2007: CSEP celebrated its 30th anniversary with members of the Illinois Tech community. John Rowe, Chairman of the Illinois Tech Board of Trustees; and Chairman, President, and Chief Executive Officer of Exelon spoke on his experiences as a participant in public controversy over energy and environmental policies. The lecture was followed by a short demonstration of Ethics Bowl, an intercollegiate tournament invented at CSEP by Robert Ladenson.

Ethics Research in a Nano Facility

2005 - 2007: $25,023.00 Award from NSF. Principal Investigator: Vivian Weil, Director.The objective of this project was to research the ethical and social implications of nano research and development in the nanotechnology research facility at the University of Illinois at Chicago. The project brought a philosophy of science predoctoral student into the UIC research facility who interacted with researchers using the facility and developed a questionnaire for staff and users about the impacts and implications of their work. An article published by Julio Tuma, the embedded philosopher at the UIC facility was published in the December 2013 issue of Science and Engineering Ethics. NSF Award #0500431

Research Experiences for Teachers

2005 - 2007: $400,000 award from NSF. In this three-year project, CSEP provided ethics training workshops for a "Research Experiences for Teachers" program at Illinois Institute of Technology. The workshops helped introduce participants on how to recognize ethical issues in the courses they taught and how to integrate ethics into the educational modules they developed as part of the program. NSF Award # 0502174.

Ethics in the Details

2005 - 2007: $276,000.00 award from NSF. Principal Investigators: Michael Davis, Senior Fellow, CSEP Kathryn Riley, Chair, Humanities. This 3-year grant, funded by the National Science Foundation, looked at developing a new way of effectively integrating ethics into the graduate engineering classroom. Through a series of one-day workshops taught at Illinois Tech and Howard University, faculty and graduate-student teaching assistants were taught how to develop "micro-insertions" of ethics, or small ways to rewrite technical problems to include ethical issues.

Illinois Tech Code of Ethics

2005 - 2007: Project initiated by CSEP to develop a code of ethics for Illinois Tech that articulated the shared principles of the entire Illinois Tech community. By convening a series of focus groups consisting of student,s staff, faculty and administration, the code of ethics went though a number of drafts (all available on the project site) and though never fully ratified, the code is an important model for how a campus code of ethics can be developed through a collaborative process involving all stakeholders.

Code Making: How Software Engineering Became a Profession

2001 - 2004: $67,227.00 Award from NSF. Project “Software Engineers Acquire a Code of Ethics : A Research and Writing Project." Michael Davis, a senior fellow of CSEP, was a participant observer throughout the drafting of the Software Engineering Code of Ethics and afterwards wrote a detailed account of how the code was developed by the ACM and IEEE-CS committee. “ Code Making: How Software Engineering Became a Profession” gives insight in how the profession of software engineering was formed and wrote its own code of professional ethics, and also looks at this project as a case study to see how other professional societies can better go about drafting and revising their own codes of ethics. The entire book is available for free download under a Creative Commons License. The book is based on material from the Software Engineering Archive.

Trying Times: Science and Responsibilities after Daubert, edited by Dr. Vivian Weil

Can judges make responsible decisions about what scientific evidence is admissible in court? When is expert witnessing unethical? How can courts respect scientific standards while pursuing justice? These are some of the questions that direct attention to responsibilities of the professionals in legal cases requiring evidence from experts. These responsibilities are the concern of a recent publication, Trying Times: Science and Responsibilities after Daubert, produced by the Center for the Study of Ethics in the Professions (CSEP) at Illinois Institute of Technology (Illinois Tech) in collaboration with the Institute for Science, Law and Technology (ISLAT) at Illinois Tech's Chicago-Kent College of Law. The volume includes essays by Barbara Jacobs Rothstein, a federal judge, Richard Meserve, a former litigator in high stakes cases involving scientific testimony, Sheila Jasanoff (Science and Public Policy, Harvard), and Ullica Segerstrale (Social Science, Illinois Tech). The editor, Vivian Weil, has an introductory essay. An annotated bibliography acquaints readers with the lively literature since the Supreme Court's 1993 decision in Daubert that made judges gatekeepers for admitting science in the courts. The volume is aimed to clarify the responsibilities of judges, lawyers, scientists, engineers, and researchers in medicine at this intersection of law and science.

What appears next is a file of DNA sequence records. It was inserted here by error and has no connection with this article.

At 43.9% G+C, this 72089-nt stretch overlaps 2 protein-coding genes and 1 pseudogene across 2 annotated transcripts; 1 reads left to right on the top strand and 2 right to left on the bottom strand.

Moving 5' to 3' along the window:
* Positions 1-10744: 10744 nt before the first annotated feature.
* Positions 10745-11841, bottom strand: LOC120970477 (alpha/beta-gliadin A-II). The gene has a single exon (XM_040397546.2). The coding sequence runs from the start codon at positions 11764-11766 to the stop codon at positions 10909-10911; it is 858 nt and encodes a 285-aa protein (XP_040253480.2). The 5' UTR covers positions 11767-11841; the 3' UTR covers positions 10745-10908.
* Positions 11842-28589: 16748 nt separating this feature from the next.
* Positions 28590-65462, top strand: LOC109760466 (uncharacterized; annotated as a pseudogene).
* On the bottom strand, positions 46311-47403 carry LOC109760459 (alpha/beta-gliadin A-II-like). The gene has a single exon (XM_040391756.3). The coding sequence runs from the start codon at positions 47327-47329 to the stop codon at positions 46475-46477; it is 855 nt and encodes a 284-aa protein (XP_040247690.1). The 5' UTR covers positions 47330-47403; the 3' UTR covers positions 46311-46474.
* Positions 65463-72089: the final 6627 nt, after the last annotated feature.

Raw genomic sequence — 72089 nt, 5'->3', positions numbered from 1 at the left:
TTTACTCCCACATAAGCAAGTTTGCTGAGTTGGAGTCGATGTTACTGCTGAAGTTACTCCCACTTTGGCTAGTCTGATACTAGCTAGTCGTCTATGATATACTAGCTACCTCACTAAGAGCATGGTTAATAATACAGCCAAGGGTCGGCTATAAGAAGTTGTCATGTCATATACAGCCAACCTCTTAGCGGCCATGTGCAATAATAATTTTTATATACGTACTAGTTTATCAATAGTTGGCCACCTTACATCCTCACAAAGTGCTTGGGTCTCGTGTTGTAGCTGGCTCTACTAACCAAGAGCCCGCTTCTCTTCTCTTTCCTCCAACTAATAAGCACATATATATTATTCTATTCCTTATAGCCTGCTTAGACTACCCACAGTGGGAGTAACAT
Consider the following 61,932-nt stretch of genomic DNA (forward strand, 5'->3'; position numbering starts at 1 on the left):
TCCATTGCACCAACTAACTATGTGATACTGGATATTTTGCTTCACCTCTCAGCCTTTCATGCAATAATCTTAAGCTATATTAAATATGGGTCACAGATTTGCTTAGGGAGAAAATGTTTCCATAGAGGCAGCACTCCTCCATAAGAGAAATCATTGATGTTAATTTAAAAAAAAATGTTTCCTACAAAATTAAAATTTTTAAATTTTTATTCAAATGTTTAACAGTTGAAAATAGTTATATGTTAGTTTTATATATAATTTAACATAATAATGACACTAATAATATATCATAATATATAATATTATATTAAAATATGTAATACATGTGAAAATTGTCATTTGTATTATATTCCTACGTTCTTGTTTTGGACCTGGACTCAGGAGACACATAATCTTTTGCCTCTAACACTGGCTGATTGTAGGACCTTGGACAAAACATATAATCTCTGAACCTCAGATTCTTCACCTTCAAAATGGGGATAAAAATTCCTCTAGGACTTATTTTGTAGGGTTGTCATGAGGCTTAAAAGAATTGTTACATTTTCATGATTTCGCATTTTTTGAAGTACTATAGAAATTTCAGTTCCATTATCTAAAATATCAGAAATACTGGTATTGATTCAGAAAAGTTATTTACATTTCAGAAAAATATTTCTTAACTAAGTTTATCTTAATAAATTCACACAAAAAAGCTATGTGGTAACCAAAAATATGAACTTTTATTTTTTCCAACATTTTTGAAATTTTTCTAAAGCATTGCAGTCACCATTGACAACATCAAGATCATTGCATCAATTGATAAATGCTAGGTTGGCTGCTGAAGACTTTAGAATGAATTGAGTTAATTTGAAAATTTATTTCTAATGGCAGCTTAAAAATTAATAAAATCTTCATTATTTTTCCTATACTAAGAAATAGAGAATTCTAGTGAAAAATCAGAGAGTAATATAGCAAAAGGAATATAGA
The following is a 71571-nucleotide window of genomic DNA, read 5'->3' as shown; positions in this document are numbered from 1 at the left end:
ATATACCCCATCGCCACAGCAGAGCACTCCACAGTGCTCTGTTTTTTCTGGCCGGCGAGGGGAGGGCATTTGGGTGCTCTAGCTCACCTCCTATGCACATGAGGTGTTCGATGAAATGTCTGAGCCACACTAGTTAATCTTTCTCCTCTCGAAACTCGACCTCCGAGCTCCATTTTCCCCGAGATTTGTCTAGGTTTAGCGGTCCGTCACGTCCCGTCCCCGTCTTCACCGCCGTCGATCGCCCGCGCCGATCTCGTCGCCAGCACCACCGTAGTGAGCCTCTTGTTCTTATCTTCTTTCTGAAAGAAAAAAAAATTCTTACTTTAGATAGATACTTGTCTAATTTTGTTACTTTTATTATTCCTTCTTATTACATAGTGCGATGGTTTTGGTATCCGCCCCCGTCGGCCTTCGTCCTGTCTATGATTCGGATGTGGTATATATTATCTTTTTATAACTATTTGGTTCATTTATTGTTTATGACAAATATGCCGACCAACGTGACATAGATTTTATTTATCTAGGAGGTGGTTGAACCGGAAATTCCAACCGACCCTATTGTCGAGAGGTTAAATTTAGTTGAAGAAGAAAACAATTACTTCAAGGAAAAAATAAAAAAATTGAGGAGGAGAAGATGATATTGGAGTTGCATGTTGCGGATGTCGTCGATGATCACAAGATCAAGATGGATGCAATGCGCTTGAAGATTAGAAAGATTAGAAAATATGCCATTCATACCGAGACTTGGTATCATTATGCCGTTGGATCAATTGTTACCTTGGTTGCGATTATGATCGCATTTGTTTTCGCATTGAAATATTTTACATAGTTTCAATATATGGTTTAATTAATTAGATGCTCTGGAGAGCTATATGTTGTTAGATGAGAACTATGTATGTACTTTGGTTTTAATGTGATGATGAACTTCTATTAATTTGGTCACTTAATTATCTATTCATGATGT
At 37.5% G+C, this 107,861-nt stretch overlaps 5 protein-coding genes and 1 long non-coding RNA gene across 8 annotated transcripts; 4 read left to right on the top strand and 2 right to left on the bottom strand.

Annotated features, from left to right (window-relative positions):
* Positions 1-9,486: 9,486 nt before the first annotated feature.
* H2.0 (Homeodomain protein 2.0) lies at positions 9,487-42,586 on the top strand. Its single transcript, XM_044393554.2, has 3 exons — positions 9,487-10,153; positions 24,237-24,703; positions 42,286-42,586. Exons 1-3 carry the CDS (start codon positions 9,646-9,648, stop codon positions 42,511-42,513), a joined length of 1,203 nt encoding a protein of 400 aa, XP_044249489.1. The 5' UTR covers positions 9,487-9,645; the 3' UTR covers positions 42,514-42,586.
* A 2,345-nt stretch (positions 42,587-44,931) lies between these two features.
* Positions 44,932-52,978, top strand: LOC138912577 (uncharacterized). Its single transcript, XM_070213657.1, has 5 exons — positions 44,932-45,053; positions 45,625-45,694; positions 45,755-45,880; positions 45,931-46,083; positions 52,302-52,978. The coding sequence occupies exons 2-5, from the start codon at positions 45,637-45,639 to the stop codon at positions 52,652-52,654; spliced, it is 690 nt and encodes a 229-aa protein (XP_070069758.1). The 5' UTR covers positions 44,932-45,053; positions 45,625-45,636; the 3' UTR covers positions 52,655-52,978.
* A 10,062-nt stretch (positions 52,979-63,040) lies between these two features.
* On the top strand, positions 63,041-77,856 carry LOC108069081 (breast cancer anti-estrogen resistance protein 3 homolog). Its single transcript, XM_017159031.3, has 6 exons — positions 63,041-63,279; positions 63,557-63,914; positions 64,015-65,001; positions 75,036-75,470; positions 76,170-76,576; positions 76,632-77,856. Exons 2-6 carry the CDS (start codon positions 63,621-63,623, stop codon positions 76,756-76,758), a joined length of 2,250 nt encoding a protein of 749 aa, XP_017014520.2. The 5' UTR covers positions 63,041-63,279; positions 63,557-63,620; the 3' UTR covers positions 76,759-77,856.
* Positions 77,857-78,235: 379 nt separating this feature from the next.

Ethics Across the Curriculum

1997 - 1999: $211,646.00 award from NSF to to conduct summer workshops for faculty from Illinois Tech and across the globe. Article describing the project, "Developing and Using Cases to Teach Practical Ethics" published in Teaching Philosophy in 1997.

2000 - 2003: $244,168.00 Award from NSF to continue to provide EAC workshops for another four summers. Article describing the project, “IIT’s Workshops for Integrating Ethics into Technical Courses: Some Lessons Learned” published in Teaching Ethics in 2006

Mars Pathfinder Project

1997 - 1999: $47,500.00 award from the Grainger Foundation (plus Galvin-Pritzker match) Project to study the NASA Mars Pathfinder Success for Ethics Lessons

Municipal Service Delivery: Thinking Through the Privatization Option,

by Inge Fryklund, Dr. Vivian Weil, and Harriett McCullough

Published in Sept. 1997, these practical and ethical guidelines highlight correct management of the privatization process. This project, funded by the Joyce Foundation, was the joint effort of CSEP and the National League of Cities.

Codes of Ethics Collection

1996 - 1999: $67,227.00 award from NSF. Project to put online CSEP’s comprehensive collection of codes of ethics. This resource is currently the most comprehensive collection of codes in the world, and CSEP has an ongoing commitment to NSF to maintain it in perpetuity.

CSEP 20th Anniversary

1996 - 1997: CSEP celebrates its 20th anniversary with a series of lectures from Roger Boisjoly, author of Learning from the Challenger Disaster: An Ethics Survival Kit, and a panel discussion entitled, "Upgrading City Neighborhoods: A Challenge to Professionals," and a lecture by William LeMessurier, the architect of the CitiCorp building.